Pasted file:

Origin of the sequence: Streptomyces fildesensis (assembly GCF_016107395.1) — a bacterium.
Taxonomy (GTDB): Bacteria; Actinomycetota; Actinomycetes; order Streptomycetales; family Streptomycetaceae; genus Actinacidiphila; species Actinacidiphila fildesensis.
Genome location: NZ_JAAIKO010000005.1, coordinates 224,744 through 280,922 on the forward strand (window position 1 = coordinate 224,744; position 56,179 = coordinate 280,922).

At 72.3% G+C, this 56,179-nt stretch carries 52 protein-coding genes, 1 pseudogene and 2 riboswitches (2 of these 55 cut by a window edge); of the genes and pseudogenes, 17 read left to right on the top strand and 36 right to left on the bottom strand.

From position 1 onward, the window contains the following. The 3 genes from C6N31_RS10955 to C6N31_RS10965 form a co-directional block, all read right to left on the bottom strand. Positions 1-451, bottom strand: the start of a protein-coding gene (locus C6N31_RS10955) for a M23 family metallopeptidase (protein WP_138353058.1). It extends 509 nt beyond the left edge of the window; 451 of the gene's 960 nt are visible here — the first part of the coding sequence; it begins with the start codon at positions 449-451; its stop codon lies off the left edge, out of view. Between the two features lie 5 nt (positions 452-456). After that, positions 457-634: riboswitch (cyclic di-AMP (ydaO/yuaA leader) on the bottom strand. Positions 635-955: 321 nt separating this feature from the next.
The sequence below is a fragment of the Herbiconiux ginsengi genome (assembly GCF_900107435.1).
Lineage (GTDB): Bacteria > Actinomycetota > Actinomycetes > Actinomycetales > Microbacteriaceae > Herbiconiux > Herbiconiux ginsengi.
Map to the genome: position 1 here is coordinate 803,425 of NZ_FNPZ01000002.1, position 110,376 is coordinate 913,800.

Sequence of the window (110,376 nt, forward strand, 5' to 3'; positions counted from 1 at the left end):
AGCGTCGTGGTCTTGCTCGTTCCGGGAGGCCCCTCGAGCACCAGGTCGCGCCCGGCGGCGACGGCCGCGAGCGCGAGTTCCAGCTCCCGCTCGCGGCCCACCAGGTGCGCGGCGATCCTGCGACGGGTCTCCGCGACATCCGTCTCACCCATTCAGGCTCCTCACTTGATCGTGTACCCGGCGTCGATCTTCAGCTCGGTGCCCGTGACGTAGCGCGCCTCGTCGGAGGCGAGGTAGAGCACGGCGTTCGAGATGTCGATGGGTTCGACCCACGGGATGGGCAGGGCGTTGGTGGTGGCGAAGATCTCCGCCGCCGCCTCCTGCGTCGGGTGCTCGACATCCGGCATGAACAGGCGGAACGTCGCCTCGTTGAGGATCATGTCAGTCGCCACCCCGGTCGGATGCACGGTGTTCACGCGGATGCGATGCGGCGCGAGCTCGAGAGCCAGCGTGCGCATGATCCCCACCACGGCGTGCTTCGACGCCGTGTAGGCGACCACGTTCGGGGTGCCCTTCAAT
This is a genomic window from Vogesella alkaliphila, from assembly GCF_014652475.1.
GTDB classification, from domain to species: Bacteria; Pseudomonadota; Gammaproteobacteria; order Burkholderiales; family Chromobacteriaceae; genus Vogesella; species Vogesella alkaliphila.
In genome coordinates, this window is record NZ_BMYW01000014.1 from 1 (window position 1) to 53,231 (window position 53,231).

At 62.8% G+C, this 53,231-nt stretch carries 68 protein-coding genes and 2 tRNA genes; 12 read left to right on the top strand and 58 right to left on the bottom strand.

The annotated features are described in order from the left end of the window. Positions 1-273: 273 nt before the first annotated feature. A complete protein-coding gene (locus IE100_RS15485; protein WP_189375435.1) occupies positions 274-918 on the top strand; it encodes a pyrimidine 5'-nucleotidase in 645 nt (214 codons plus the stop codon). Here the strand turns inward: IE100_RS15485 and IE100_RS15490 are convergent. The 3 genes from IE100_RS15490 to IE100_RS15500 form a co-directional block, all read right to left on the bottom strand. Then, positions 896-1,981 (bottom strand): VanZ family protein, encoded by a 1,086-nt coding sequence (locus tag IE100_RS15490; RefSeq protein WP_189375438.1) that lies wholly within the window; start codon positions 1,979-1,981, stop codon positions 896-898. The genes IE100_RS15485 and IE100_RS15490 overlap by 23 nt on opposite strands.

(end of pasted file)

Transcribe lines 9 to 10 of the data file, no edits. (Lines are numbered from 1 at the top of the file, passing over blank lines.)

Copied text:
Sequence of the window (110,376 nt, forward strand, 5' to 3'; positions counted from 1 at the left end):
AGCGTCGTGGTCTTGCTCGTTCCGGGAGGCCCCTCGAGCACCAGGTCGCGCCCGGCGGCGACGGCCGCGAGCGCGAGTTCCAGCTCCCGCTCGCGGCCCACCAGGTGCGCGGCGATCCTGCGACGGGTCTCCGCGACATCCGTCTCACCCATTCAGGCTCCTCACTTGATCGTGTACCCGGCGTCGATCTTCAGCTCGGTGCCCGTGACGTAGCGCGCCTCGTCGGAGGCGAGGTAGAGCACGGCGTTCGAGATGTCGATGGGTTCGACCCACGGGATGGGCAGGGCGTTGGTGGTGGCGAAGATCTCCGCCGCCGCCTCCTGCGTCGGGTGCTCGACATCCGGCATGAACAGGCGGAACGTCGCCTCGTTGAGGATCATGTCAGTCGCCACCCCGGTCGGATGCACGGTGTTCACGCGGATGCGATGCGGCGCGAGCTCGAGAGCCAGCGTGCGCATGATCCCCACCACGGCGTGCTTCGACGCCGTGTAGGCGACCACGTTCGGGGTGCCCTTCAAT